Koi 

I love sushi. If I were on death row, sushi and pepperoni pizza would be part of my last meal. My internal depth gauges seem to malfunction when I sit down at a sushi bar. I can order piece after piece, roll after roll, and I never seem to fill up. It amazes and astounds my friends. Then I myself am amazed and astounded when I get the bill and realize I've eaten three days' salary worth of raw fish.

Boise is lucky to not only have so many sushi restaurants, but good ones. One of the newest on the scene is Koi, in the home of the former Grand Gourmet. An upscale and thoroughly modern interior embraces guests as they enter. The sushi bar and accompanying cocktail bar in the main room expands to the back with comfortable dining tables surrounded by beaded screens and water features. Sound travels lightly in Koi, trapped by the curves and comfortable spaces the interior design provides.

My sushi partner and I started with my traditional double drink, a large hot sake and a large Kirin Ichiban. They balance and support each other for that hot/cold yin/yang thing. The menu is extensive, with an array of sushi and sashimi, soups, appetizers, salads and entrees, some of which include a South American fusion quality. The hot scallop appetizer in a mushroom and cheese sauce was to die for. The appetizer sampler gave us an assorted taste of several kinds of thinly sliced sashimi, shrimp and asparagus, all beautifully arranged and presented.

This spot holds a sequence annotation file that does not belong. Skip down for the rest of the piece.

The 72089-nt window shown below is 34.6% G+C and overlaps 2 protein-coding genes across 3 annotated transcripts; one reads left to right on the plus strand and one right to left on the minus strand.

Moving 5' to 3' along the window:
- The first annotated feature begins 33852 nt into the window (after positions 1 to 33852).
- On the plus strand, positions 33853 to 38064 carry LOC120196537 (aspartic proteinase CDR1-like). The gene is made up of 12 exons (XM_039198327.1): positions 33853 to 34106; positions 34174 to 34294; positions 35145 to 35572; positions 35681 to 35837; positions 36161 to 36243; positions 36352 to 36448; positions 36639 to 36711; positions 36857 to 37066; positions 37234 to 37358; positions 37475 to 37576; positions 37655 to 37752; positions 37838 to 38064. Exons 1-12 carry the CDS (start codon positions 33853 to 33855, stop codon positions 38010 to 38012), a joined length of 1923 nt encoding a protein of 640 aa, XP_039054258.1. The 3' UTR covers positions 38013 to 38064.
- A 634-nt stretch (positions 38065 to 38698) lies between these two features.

Our order of sushi and rolls arrived, and the food was plated very artfully. The house special Tokyo Roll, a rice-less tuna roll wrapped inside a thinly sliced cucumber shell, was superb. No piece of sushi was half-cut or small and even the mackerel, which can smell very, well, fishy, when it's not fresh, was odor-free and delicious. For an entree, we shared the broiled freshwater eel. This fatty piece of fish resembles Kobe beef cheeks and melted in our mouths. With a sweet eel sauce and a sprinkle of sansyo, it was divine.

Koi is definitely an upscale sushi restaurant. You can get high-quality, cheaper sushi at other restaurants around, but if you want fine art, a full assortment of exquisite cocktails, fancy specialty house rolls and Japanese entrees unlike any other you can find in town, this is the place. Koi is the Museum of Modern Art of sushi restaurants in Boise.

--Bingo Barnes' fantasy is to eat the Little Mermaid, dipped in soy sauce and wasabi.

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